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Rosetta sets sights on destination comet

View larger. | Rosetta’s first sighting of its target in 2014 – narrow angle view.

ESA’s Rosetta spacecraft is on a 10-year mission to study Comet 67P/Churyumov-Gerasimenko up close as the comet enters the solar system. The spacecraft woke up from hibernation on January 20, 2014 and will rendezvous with the comet in May and enter orbit around it in August. If all goes well, it will be the first spacecraft to orbit a comet’s nucleus and the first lander to do a controlled touchdown, in November, on the surface of a comet. Now the Rosetta spacecraft has caught a first glimpse of its destination comet since waking up from deep-space hibernation in January.

These two ‘first light’ images were taken on 20 and 21 March by the OSIRIS wide-angle camera and narrow-angle camera, as part of six weeks of activities dedicated to preparing the spacecraft’s science instruments for close-up study of comet 67P/Churyumov–Gerasimenko.

Rosetta has been traveling through the solar system for 10 years, and will finally arrive at the comet in August this year. It first imaged the comet in a long exposure ­of over 13 hours from a distance of 163 million kilometers, three years ago, before entering deep-space hibernation.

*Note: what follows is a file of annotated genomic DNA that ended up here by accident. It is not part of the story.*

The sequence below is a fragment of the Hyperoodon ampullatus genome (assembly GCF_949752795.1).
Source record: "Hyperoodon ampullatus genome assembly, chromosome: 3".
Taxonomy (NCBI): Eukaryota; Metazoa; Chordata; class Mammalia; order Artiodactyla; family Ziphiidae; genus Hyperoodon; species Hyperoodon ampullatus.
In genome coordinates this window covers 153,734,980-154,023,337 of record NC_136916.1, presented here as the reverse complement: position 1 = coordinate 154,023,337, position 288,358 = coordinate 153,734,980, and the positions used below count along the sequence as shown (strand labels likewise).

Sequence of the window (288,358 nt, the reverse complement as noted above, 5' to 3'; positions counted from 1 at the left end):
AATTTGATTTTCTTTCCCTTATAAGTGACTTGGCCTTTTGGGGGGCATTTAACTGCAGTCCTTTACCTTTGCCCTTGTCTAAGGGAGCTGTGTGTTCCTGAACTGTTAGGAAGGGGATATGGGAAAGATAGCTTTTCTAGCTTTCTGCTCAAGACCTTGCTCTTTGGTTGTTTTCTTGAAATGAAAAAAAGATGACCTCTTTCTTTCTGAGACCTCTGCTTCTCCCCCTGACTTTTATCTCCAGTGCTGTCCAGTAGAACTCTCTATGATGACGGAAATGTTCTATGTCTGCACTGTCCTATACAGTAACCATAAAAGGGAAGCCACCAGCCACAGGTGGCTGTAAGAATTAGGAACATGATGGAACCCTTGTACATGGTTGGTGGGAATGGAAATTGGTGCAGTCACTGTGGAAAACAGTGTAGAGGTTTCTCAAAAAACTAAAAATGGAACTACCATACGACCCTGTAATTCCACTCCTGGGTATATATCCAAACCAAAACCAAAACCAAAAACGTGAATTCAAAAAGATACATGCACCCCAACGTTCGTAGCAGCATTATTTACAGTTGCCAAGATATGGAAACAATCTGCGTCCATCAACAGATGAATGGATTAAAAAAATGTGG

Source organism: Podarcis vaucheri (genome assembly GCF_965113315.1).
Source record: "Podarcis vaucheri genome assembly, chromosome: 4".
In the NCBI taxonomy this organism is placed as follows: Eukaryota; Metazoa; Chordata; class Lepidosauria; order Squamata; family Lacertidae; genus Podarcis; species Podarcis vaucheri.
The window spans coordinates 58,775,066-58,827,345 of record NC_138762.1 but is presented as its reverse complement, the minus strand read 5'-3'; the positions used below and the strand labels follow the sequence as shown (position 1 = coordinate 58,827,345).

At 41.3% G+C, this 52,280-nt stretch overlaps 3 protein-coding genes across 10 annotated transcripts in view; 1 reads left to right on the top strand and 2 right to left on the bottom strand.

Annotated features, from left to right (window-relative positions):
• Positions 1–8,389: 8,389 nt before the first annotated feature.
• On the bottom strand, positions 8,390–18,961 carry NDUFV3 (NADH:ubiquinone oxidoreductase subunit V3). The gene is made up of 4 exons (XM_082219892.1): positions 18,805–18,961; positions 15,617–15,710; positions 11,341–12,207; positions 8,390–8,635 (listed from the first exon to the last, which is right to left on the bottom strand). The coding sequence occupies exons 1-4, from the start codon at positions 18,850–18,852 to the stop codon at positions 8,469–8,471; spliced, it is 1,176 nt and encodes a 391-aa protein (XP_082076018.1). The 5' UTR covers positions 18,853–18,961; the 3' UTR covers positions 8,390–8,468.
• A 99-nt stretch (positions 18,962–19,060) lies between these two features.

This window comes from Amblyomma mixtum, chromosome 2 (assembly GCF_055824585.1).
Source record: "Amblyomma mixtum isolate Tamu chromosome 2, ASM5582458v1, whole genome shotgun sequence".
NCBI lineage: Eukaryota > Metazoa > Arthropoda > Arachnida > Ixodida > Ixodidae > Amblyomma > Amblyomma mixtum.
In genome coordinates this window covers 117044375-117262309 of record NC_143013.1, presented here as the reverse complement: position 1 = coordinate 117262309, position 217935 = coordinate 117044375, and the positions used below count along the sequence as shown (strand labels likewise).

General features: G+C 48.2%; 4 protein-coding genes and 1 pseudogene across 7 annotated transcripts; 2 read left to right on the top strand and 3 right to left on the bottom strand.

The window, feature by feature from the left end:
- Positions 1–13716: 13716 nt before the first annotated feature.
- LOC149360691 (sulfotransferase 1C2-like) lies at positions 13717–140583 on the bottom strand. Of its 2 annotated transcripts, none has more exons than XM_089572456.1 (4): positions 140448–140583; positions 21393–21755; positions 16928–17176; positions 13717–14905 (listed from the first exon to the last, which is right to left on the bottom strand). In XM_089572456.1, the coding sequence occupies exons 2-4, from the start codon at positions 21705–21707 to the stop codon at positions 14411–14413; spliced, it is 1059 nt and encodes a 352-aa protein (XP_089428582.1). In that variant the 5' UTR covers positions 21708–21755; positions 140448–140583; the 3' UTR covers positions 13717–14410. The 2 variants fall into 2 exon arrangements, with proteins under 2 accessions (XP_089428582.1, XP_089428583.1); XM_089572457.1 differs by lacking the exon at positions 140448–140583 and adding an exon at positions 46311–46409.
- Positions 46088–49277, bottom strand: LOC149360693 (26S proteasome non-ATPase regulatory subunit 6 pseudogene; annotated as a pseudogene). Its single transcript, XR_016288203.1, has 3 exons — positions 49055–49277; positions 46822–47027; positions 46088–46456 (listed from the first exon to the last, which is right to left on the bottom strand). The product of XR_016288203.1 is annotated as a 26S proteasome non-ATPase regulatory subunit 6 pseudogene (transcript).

Rosetta is currently around 5 million kilometers from the comet, and at this distance it is still too far away to resolve – its light is seen in less than a pixel and required a series of 60–300 second exposures taken with the wide-angle and narrow-angle camera. The data then travelled 37 minutes through space to reach Earth, with the download taking about an hour per image.

“Finally seeing our target after a 10 year journey through space is an incredible feeling,” says OSIRIS Principal Investigator Holger Sierks from the Max Planck Institute for Solar System Research in Germany. “These first images taken from such a huge distance show us that OSIRIS is ready for the upcoming adventure.”

View full size. Rosetta’s first sighting of its target in 2014 – wide angle view.

OSIRIS and the spacecraft’s dedicated navigation cameras will regularly acquire images over the coming weeks to help refine Rosetta’s trajectory in order to bring it steadily in line with the comet ahead of the rendezvous.


March 28, 2014
Science Wire

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